From an early age, society imprints a set of rules that girls and women should follow. It has expectations of who a woman should be and how they should behave. How often do we hear “that’s not very lady-like”, or “men don’t like women who… [any number of things that people are perfectly allowed to do]”? Throughout our lives, women are faced with judgements; from how they choose to dress, to how they spend their free time. Once a woman reaches child-bearing age, the appraising intensifies. What is deemed a “child-bearing age” differs from person to person, and every woman has a different criterion for when they are “ready” to have children. And motherhood is the biggest arena of scrutiny. Every woman who walks in, is unequipped for the battle they are about to face. There’s a multimillion-pound market that every expectant parent will pour their hard-earned money into, buying every book and gadget they can to arm themselves. But the biggest opponent isn’t the screaming infant, it’s the army of critics that you didn’t even know you had 

 It’s an uncomfortable truth that those child-bearing years coincide with our working lives. Our prime for childbearing is also the prime in which we have the most freedom to relocate for better opportunities, to change careers, to start businesses. It was once commonplace for a child to spend the working week with their grandparents, allowing mum to return to work safe in the knowledge that their precious offspring is with people that love them. But now, many people move away from their hometowns and family for work and no longer have the traditional support systems available to provide childcare. This means that every mother is faced with the classic dilemma of whether to return to work, or to stay home. Such a decision is fraught with a myriad of different pushes and pulls, most of which seem like a trap. Many women don’t have a choice, and must return to work to earn money. Gone are the days a family could survive on one salary. 

Just this morning, I saw a Facebook post from another mum in a parenting group, lamenting how to make this decision. She loved her job, but after childcare costs, she’d be working for £1 a day. All that stress and anxiety, the guilt of putting her two children in nursery, she wouldn’t even make enough to buy a coffee at the end of the day. The comments were divided. Some applauded her for wanting to maintain a career, pointing out that you have to stay in the game to have any chance of competing for pay rises or better opportunities. All of which are true. The other half, however, derided the poor woman for daring to suggest that being a stay at home mum wasn’t a worthwhile job, it was outrageous for this woman to leave her children with strangers and she’d regret not spending more time with her children once they were grown. And there’s our problem; those are equally valid arguments. There isn’t anything wrong with staying home with the children. Just as you think you’ve figured it out, there’s a new twist you weren’t expecting and have no idea how to deal with. Spending day after day trying to rise to this challenge is exhausting, having little or no adult interaction, fighting the losing battle that is keeping the house clean and everyone happy. Staying at home is not the easy option.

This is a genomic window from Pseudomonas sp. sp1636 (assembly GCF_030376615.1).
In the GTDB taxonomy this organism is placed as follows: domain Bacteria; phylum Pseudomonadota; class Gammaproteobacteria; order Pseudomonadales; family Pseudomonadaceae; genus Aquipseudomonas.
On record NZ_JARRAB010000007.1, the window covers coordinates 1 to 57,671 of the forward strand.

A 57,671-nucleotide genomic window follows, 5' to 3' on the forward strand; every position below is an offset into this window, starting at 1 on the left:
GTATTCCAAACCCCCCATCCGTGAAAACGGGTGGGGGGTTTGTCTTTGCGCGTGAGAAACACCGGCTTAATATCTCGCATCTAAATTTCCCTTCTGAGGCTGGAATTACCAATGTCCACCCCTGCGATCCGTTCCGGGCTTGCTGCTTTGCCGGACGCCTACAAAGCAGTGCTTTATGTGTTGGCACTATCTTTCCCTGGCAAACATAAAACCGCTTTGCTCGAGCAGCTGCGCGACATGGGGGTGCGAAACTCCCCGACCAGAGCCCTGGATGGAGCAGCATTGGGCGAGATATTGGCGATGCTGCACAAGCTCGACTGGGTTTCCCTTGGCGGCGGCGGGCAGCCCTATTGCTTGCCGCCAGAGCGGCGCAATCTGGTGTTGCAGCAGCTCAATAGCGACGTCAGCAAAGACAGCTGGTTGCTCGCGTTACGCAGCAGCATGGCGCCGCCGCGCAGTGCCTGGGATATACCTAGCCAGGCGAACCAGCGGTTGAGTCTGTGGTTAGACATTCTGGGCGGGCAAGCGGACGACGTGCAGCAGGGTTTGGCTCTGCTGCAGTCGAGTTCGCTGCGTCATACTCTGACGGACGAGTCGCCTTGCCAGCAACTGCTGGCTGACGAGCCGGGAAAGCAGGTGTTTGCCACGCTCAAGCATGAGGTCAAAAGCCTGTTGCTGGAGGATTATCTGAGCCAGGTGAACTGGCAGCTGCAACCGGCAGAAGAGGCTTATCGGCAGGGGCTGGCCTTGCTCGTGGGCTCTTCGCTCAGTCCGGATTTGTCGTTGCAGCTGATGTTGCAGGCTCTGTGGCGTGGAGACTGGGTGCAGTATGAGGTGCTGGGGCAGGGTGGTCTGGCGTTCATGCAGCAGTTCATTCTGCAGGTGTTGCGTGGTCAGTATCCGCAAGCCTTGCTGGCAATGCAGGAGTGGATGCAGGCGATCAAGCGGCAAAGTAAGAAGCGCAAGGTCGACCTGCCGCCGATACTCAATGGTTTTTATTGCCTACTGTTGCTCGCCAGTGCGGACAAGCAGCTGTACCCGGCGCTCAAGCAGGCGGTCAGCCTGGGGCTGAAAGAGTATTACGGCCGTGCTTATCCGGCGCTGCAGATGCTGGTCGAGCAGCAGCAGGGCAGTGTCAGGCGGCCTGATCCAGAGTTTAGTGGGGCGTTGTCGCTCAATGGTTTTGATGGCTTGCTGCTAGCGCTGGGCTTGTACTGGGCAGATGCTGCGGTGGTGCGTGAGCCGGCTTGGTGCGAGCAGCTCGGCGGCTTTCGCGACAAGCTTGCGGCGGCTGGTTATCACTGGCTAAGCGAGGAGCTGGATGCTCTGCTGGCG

Either choice has its detractors. “You only work part time”. The “only” negates all the hours we put in, often expected to do as much in three days as others do in five. And other mums will say “you’re not a full-time mum”, as if a working mother’s opinion and experiences mean less. Three out of five “working mothers” work part time, and five out of five working mothers will face the daily struggle to keep the kids happy, the house running and do their job to the best of their abilities. Working mothers have to prove to the world and to themselves that they are capable of it all – they have to show themselves to excel at work to justify leaving their children, but also be incredible parents to demonstrate that their children aren’t lacking anything by being in childcare. And similarly, stay at home mums have the burden of validating what they do all day, and that they still have value outside of an office.